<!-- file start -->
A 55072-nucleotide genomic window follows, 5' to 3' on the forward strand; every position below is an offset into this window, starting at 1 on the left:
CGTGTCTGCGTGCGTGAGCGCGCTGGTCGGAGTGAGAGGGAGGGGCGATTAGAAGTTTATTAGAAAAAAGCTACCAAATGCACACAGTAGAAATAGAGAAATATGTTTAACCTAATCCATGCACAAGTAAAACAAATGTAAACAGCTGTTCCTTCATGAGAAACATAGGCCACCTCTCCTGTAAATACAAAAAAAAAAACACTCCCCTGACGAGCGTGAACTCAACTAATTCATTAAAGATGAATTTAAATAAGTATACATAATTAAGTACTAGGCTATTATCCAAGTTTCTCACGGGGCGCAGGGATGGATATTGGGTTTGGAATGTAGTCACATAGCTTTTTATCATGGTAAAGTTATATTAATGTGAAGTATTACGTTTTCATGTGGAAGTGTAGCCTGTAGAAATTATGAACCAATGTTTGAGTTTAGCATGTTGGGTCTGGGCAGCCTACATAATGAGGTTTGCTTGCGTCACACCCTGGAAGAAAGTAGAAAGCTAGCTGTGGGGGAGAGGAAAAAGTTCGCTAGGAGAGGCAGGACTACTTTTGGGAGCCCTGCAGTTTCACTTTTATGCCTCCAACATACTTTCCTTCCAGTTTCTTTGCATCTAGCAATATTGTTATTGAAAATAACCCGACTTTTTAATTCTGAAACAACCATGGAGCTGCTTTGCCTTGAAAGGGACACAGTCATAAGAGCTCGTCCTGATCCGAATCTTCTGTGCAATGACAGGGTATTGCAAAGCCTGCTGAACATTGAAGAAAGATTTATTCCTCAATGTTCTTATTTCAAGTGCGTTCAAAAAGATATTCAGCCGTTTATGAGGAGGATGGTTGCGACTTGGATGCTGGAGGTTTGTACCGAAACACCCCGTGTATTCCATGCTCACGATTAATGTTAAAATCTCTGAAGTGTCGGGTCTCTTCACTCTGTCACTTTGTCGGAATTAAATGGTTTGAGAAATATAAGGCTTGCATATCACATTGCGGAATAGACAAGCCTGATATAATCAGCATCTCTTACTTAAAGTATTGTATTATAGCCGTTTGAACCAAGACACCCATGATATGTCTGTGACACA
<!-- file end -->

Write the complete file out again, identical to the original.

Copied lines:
A 55072-nucleotide genomic window follows, 5' to 3' on the forward strand; every position below is an offset into this window, starting at 1 on the left:
CGTGTCTGCGTGCGTGAGCGCGCTGGTCGGAGTGAGAGGGAGGGGCGATTAGAAGTTTATTAGAAAAAAGCTACCAAATGCACACAGTAGAAATAGAGAAATATGTTTAACCTAATCCATGCACAAGTAAAACAAATGTAAACAGCTGTTCCTTCATGAGAAACATAGGCCACCTCTCCTGTAAATACAAAAAAAAAAACACTCCCCTGACGAGCGTGAACTCAACTAATTCATTAAAGATGAATTTAAATAAGTATACATAATTAAGTACTAGGCTATTATCCAAGTTTCTCACGGGGCGCAGGGATGGATATTGGGTTTGGAATGTAGTCACATAGCTTTTTATCATGGTAAAGTTATATTAATGTGAAGTATTACGTTTTCATGTGGAAGTGTAGCCTGTAGAAATTATGAACCAATGTTTGAGTTTAGCATGTTGGGTCTGGGCAGCCTACATAATGAGGTTTGCTTGCGTCACACCCTGGAAGAAAGTAGAAAGCTAGCTGTGGGGGAGAGGAAAAAGTTCGCTAGGAGAGGCAGGACTACTTTTGGGAGCCCTGCAGTTTCACTTTTATGCCTCCAACATACTTTCCTTCCAGTTTCTTTGCATCTAGCAATATTGTTATTGAAAATAACCCGACTTTTTAATTCTGAAACAACCATGGAGCTGCTTTGCCTTGAAAGGGACACAGTCATAAGAGCTCGTCCTGATCCGAATCTTCTGTGCAATGACAGGGTATTGCAAAGCCTGCTGAACATTGAAGAAAGATTTATTCCTCAATGTTCTTATTTCAAGTGCGTTCAAAAAGATATTCAGCCGTTTATGAGGAGGATGGTTGCGACTTGGATGCTGGAGGTTTGTACCGAAACACCCCGTGTATTCCATGCTCACGATTAATGTTAAAATCTCTGAAGTGTCGGGTCTCTTCACTCTGTCACTTTGTCGGAATTAAATGGTTTGAGAAATATAAGGCTTGCATATCACATTGCGGAATAGACAAGCCTGATATAATCAGCATCTCTTACTTAAAGTATTGTATTATAGCCGTTTGAACCAAGACACCCATGATATGTCTGTGACACA